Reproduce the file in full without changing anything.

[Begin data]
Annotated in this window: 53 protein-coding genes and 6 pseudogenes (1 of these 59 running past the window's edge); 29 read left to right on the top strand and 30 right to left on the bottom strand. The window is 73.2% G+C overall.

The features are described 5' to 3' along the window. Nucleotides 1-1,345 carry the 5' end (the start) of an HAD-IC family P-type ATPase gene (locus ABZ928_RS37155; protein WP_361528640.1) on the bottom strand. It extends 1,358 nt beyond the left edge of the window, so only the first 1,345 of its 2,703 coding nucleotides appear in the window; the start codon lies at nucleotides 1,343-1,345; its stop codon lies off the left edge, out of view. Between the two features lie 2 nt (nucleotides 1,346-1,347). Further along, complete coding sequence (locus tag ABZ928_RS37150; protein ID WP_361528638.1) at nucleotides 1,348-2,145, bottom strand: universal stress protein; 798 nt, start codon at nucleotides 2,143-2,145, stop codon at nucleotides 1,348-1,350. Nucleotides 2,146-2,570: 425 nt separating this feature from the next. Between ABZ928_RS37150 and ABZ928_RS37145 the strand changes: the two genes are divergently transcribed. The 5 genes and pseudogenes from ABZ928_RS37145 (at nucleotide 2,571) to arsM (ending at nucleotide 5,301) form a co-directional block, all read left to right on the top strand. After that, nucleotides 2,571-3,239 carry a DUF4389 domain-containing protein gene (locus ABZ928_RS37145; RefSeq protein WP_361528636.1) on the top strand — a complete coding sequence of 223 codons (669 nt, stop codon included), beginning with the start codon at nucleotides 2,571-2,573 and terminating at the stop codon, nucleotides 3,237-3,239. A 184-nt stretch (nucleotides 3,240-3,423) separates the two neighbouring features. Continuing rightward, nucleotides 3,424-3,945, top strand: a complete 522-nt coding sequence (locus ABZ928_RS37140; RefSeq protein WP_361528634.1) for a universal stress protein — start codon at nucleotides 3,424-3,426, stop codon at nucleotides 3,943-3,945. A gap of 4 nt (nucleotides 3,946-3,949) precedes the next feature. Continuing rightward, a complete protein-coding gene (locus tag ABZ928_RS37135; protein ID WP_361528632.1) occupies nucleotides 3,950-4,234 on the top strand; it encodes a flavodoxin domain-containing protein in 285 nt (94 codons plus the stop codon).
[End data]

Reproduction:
Annotated in this window: 53 protein-coding genes and 6 pseudogenes (1 of these 59 running past the window's edge); 29 read left to right on the top strand and 30 right to left on the bottom strand. The window is 73.2% G+C overall.

The features are described 5' to 3' along the window. Nucleotides 1-1,345 carry the 5' end (the start) of an HAD-IC family P-type ATPase gene (locus ABZ928_RS37155; protein WP_361528640.1) on the bottom strand. It extends 1,358 nt beyond the left edge of the window, so only the first 1,345 of its 2,703 coding nucleotides appear in the window; the start codon lies at nucleotides 1,343-1,345; its stop codon lies off the left edge, out of view. Between the two features lie 2 nt (nucleotides 1,346-1,347). Further along, complete coding sequence (locus tag ABZ928_RS37150; protein ID WP_361528638.1) at nucleotides 1,348-2,145, bottom strand: universal stress protein; 798 nt, start codon at nucleotides 2,143-2,145, stop codon at nucleotides 1,348-1,350. Nucleotides 2,146-2,570: 425 nt separating this feature from the next. Between ABZ928_RS37150 and ABZ928_RS37145 the strand changes: the two genes are divergently transcribed. The 5 genes and pseudogenes from ABZ928_RS37145 (at nucleotide 2,571) to arsM (ending at nucleotide 5,301) form a co-directional block, all read left to right on the top strand. After that, nucleotides 2,571-3,239 carry a DUF4389 domain-containing protein gene (locus ABZ928_RS37145; RefSeq protein WP_361528636.1) on the top strand — a complete coding sequence of 223 codons (669 nt, stop codon included), beginning with the start codon at nucleotides 2,571-2,573 and terminating at the stop codon, nucleotides 3,237-3,239. A 184-nt stretch (nucleotides 3,240-3,423) separates the two neighbouring features. Continuing rightward, nucleotides 3,424-3,945, top strand: a complete 522-nt coding sequence (locus ABZ928_RS37140; RefSeq protein WP_361528634.1) for a universal stress protein — start codon at nucleotides 3,424-3,426, stop codon at nucleotides 3,943-3,945. A gap of 4 nt (nucleotides 3,946-3,949) precedes the next feature. Continuing rightward, a complete protein-coding gene (locus tag ABZ928_RS37135; protein ID WP_361528632.1) occupies nucleotides 3,950-4,234 on the top strand; it encodes a flavodoxin domain-containing protein in 285 nt (94 codons plus the stop codon).